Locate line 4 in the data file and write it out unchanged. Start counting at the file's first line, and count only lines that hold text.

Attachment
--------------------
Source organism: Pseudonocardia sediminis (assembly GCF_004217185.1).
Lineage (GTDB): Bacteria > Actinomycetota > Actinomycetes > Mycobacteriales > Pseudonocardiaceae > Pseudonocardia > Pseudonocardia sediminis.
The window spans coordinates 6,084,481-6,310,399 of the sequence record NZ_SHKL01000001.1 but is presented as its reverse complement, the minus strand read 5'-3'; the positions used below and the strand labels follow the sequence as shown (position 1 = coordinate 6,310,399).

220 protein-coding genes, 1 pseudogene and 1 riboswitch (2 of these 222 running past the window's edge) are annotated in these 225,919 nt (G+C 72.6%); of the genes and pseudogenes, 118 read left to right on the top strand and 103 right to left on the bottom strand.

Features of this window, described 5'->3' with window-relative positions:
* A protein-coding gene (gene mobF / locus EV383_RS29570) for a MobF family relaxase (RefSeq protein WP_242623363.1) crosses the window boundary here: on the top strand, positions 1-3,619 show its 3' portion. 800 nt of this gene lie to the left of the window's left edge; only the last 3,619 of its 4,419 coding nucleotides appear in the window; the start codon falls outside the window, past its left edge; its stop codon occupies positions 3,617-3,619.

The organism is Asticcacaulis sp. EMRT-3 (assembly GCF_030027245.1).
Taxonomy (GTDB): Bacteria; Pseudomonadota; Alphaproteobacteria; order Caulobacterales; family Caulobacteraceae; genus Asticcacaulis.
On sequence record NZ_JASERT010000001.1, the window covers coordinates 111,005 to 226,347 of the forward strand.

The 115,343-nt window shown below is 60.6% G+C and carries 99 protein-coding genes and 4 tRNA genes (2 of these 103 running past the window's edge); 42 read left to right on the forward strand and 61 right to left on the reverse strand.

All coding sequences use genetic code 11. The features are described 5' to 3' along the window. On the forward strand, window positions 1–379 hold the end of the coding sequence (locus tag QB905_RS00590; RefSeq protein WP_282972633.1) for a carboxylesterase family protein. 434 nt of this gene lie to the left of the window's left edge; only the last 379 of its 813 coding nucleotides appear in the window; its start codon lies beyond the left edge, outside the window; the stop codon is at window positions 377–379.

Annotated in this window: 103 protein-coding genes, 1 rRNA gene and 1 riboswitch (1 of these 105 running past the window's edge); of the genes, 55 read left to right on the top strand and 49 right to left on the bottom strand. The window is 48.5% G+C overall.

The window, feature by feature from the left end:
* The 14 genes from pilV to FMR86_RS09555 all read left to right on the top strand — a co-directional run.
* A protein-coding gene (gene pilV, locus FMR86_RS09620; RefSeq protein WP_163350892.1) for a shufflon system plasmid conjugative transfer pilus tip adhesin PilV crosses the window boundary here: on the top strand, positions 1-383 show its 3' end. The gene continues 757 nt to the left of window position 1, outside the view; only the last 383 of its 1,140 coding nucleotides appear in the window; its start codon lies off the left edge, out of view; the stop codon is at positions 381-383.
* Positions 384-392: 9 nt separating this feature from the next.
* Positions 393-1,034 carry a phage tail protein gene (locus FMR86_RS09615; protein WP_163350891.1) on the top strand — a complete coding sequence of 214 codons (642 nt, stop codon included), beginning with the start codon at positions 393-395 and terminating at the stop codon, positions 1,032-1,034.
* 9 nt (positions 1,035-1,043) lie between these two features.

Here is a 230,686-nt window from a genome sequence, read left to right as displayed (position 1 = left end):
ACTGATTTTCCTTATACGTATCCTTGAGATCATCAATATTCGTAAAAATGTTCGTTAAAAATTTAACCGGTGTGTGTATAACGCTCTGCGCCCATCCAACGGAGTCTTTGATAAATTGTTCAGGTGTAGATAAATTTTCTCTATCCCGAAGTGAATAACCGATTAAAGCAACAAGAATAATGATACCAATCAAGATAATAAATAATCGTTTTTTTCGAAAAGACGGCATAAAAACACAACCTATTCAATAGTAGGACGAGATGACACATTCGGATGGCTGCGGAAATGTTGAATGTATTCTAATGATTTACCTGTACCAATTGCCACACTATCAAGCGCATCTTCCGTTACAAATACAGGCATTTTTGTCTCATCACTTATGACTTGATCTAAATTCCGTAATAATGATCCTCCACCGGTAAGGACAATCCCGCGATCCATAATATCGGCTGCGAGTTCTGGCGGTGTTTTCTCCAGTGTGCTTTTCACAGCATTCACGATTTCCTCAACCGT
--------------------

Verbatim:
220 protein-coding genes, 1 pseudogene and 1 riboswitch (2 of these 222 running past the window's edge) are annotated in these 225,919 nt (G+C 72.6%); of the genes and pseudogenes, 118 read left to right on the top strand and 103 right to left on the bottom strand.